Scudder investigates, meets interesting new people and delivers hard but honest truths about human nature.

Slow but very good. Certainly one of the best in the series so far.
Profile Image for Moira.
512 reviews25 followers
August 8, 2009
I bought this book because I couldn't find Eight Million Ways to Die at the local half price chain, and I wanted that book because this is one of the few series I've heard of in which the cop/detective is a recovering alcoholic. (I loved Lennie Briscoe on Law & Order for many, many years because of the background they gave him.) I started idly flipping through it, got hooked pretty quickly and finished it in a couple of hours -- it went down neat (heh) and Block is a good Plain Stylist with tight reasonable plots. People who write about these books often say how the city is another character, and while that's a bit of a cliche -- you hear it a lot about L.A. and Chandler -- it happens to be true. There's an A and B plot, just like in a Law & Order episode, and while they're not really connected (except through the narrator Scudder himself) they both depend on Manhattan settings: the brutal crime world of Hell's Kitchen and the sometimes equally brutal world of gentrifying real estate. Block doesn't just get the city right, he gets the people in the city right too: the petty criminals, the rooming house landladies, the would-be actresses, hustlers and bartenders and homeless, the people dug in or grimly hanging on or drifting away. I was intrigued enough to pick up the next paperback and will probably read to the end of the series (especially if I can find Eight Million -- the books before it don't sound that interesting to me).

Two things really stuck out: several times, in big ways, Scudder does something the narrative just gives you no clue about, and they're important things. There's a little bit of white space or a chapter break, but no indication at all something Big is going down in between the bits of story we're not seeing -- not even the old-fashioned dodge "I explained briefly what I had in mind and he agreed." I always hate this in mystery novels. I consider it cheating. When it's a first-person narrator, it's worse than cheating. It's just sloppy trickery. If the author drops a sly hint or two that you can pick up on going back over it later wondering "where the hell did that come from," it's almost enough to make me forgive him, but not quite. This went way beyond the pale. (Yes yes, I know about The Murder of Roger Ackroyd, and I hated it there too.)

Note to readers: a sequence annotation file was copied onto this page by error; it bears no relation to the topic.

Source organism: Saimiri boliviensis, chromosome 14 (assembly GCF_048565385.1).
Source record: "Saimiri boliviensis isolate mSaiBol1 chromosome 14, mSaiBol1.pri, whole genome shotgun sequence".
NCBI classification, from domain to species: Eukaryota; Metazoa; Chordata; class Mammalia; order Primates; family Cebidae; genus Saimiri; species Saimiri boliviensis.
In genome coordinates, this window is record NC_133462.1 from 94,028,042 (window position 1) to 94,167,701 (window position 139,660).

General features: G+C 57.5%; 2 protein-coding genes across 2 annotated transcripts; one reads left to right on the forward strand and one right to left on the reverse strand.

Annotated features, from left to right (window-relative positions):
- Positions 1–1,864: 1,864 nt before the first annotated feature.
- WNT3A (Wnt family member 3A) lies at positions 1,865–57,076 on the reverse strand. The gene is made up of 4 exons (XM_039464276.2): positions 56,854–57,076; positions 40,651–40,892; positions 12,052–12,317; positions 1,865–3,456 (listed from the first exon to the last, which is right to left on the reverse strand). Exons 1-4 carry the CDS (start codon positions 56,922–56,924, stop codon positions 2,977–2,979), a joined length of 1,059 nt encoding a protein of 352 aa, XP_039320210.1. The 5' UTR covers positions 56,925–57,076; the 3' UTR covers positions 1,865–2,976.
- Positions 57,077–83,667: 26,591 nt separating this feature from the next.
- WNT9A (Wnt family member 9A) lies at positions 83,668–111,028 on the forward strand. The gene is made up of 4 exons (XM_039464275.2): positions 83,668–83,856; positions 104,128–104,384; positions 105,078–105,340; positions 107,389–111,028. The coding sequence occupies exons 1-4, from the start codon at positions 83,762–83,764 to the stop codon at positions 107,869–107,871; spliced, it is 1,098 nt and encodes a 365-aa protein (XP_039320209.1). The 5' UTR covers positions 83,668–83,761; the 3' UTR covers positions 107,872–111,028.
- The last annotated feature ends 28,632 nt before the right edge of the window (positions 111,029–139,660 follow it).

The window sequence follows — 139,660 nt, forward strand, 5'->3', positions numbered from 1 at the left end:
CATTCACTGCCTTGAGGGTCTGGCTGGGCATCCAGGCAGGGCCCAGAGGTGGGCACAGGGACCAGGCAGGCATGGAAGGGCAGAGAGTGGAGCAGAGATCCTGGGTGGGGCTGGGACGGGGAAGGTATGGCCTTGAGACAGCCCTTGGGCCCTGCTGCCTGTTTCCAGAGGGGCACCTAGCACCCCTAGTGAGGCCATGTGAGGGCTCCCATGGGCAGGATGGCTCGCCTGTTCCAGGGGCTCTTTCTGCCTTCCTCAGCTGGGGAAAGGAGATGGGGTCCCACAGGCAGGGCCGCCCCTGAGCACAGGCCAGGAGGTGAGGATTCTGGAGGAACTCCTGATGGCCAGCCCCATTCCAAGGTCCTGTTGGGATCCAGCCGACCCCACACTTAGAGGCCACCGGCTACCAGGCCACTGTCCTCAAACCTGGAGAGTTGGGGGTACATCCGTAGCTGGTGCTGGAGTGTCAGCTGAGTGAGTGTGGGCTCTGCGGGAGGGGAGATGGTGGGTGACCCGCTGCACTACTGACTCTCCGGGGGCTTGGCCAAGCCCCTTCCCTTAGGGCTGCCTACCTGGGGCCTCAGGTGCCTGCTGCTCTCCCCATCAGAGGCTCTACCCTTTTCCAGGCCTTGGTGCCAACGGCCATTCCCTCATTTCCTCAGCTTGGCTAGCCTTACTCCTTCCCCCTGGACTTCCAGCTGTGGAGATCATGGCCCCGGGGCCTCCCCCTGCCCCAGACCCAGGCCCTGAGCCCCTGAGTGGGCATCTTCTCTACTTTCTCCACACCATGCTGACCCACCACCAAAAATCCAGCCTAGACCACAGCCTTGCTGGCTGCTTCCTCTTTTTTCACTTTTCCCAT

But. Scudder also meets up with a flamboyant, brutal wonderfully described 'Westie' named Mickey Ballou, called The Butcher Boy, and the pages just catch light when he appears. (The relationship between him and Scudder is reminiscent of Easy Rawlins and Mouse, in Walter Mosley's own mystery series.) I could rave about him for paragraphs except most of what I would have to say would be total spoilers for the book, and I wouldn't want to do that to potential readers. I'd read through ten crap bland detective novels to find one character like this -- he's just amazing. Apparently he and Scudder become friends and he makes at least cameo appearances in some of the later novels, which is neat. I always love character and theme more than plot, and I'll forgive anyone who can come up with Mickey Ballou a lot of sins.

Apparently there's some question whether or not Block himself might be an alcoholic, given the depth and detail of not just Scudder's external AA meetings but the internal struggles he goes through. Not that it's any of my (or anyone else's) goddamned business, but if I had to say, I'd guess Yes -- there are just too many little bits that are totally right that someone who hadn't gone through it wouldn't know about. The way the "preamble" is read in a meeting Scudder goes to (outsiders don't know to call it that), how you're discouraged from donating any amount of money larger than a dollar (as I found to my surprise in early sobriety when I tried to put a five in the basket), the little catchphrases they tell you like "Nobody ever died from lack of sleep" -- sure, a good writer could pick that and more up hanging around AA meetings for a while, and Block is a good writer. But people don't usually hang around AA meetings unless they have a reason to (one of the very, very rare times I saw non-alcoholics at meetings, they were doing observational fieldwork and always announced themselves beforehand). It doesn't really matter -- you don't need to be a drunk to write about one, for God's sake. Block gets it right. The degree -- an almost intimate one -- to which he gets it right makes me think the accuracy depends on first-hand experience rather than second-hand observation, but even if it's the latter rather than the former: he gets it right.
1,818 reviews64 followers
October 29, 2021
Routine Matt Scudder tale with two exceptions. One is the brutal way he treats one of his characters and the other is the introduction of Mickey Ballou. Scudder is hired by a father from Muncie, Indiana to find his missing daughter. The final twist is good, although actually very unlikely. Recommended to Scudder fans.